Researchers have found a way to improve the longevity of photocathodes
Researchers from the U.S. National Renewable Energy Laboratory (NREL) have developed a new method that is meant to enhance the longevity of photocathodes in photoelectrochemical (PEC) water-splitting devices. These devices are often used to generate hydrogen fuel through the use of solar power. A PEC device could be a promising way to produce renewable hydrogen fuel, as it is reliant on solar power rather than natural gas. The relatively short longevity of the photocathodes used by these devices has been a problem, however.
New method is based on previous research conducted by John Turner
The research team based their new development on a method that was first introduced 18 years ago by research fellow John Turner, who has been with NREL since 1979. Turner designed a tandem solar cell that was comprised of several layers of gallium indium phosphide and gallium arsenide semiconductors. This enabled the solar cell to gather sunlight and generate the electrical power needed to split water into its basic components of hydrogen and oxygen. Turner’s device actually held the solar-to-hydrogen conversion efficiency record until 2015.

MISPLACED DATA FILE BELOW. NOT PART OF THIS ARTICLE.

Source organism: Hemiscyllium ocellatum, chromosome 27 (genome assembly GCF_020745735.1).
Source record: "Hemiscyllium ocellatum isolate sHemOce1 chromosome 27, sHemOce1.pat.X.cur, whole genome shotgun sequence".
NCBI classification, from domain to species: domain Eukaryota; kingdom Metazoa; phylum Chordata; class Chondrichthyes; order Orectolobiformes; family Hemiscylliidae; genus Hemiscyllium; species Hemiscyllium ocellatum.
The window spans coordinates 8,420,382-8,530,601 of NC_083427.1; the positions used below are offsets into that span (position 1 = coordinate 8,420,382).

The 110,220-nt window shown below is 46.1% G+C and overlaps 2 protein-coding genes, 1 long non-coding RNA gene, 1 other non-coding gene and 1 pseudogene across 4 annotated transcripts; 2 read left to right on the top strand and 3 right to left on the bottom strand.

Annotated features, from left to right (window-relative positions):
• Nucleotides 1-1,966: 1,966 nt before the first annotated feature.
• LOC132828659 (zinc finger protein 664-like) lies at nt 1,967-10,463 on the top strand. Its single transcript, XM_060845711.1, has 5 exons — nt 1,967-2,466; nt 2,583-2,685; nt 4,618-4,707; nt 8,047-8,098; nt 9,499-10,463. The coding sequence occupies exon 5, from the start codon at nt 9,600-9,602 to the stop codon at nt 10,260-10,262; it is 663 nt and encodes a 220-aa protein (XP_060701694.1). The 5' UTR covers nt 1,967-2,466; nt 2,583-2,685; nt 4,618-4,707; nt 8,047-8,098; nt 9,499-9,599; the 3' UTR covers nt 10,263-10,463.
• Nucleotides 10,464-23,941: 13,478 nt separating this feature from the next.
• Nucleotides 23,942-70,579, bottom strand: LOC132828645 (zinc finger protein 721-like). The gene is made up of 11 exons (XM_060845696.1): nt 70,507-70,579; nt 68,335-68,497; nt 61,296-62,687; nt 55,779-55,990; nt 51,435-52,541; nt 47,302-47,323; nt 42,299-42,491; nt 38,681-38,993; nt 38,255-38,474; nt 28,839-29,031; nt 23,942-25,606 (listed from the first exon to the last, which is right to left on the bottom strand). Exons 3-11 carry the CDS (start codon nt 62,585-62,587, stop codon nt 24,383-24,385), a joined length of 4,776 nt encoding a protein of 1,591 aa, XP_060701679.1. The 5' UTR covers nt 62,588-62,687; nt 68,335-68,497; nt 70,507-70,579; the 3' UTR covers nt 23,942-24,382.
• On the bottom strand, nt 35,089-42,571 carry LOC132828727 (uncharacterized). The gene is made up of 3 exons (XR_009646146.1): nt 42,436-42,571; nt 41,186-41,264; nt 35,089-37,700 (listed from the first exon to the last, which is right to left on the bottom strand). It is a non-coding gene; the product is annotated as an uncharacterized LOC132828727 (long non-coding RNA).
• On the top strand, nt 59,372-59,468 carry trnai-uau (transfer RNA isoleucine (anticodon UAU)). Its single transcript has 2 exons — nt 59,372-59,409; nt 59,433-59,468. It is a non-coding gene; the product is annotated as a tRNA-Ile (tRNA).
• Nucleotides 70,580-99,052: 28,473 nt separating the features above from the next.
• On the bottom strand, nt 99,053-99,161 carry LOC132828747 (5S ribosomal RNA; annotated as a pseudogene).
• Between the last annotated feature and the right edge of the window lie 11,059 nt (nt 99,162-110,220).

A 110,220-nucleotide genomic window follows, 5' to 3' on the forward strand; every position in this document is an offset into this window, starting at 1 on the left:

Hydrogen fuel continues to gain ground as a clean form of energy
Hydrogen is currently widely used in various sectors. One of its most common uses is to refine crude oil in order to produce other forms of fuel. It is also used in the synthesis of ammonia, which is of critical importance for modern food production. Recently, hydrogen fuel has become quite popular as a form of renewable energy, as using hydrogen to generate electricity does not produce any harmful emissions. Conventional hydrogen fuel production is heavily reliant on fossil-fuels, however, which makes hydrogen, as a form of clean energy, less environmentally friendly than it is intended to be.
Private companies are also looking to make renewable hydrogen fuel production more efficient
Solar energy has become an attractive means of generating hydrogen fuel in recent years. NREL is only one of the organizations making an effort to use clean power in the hydrogen fuel production process. Private companies have also engaged in this effort, hoping to establish a foothold in the rapidly changing energy landscape.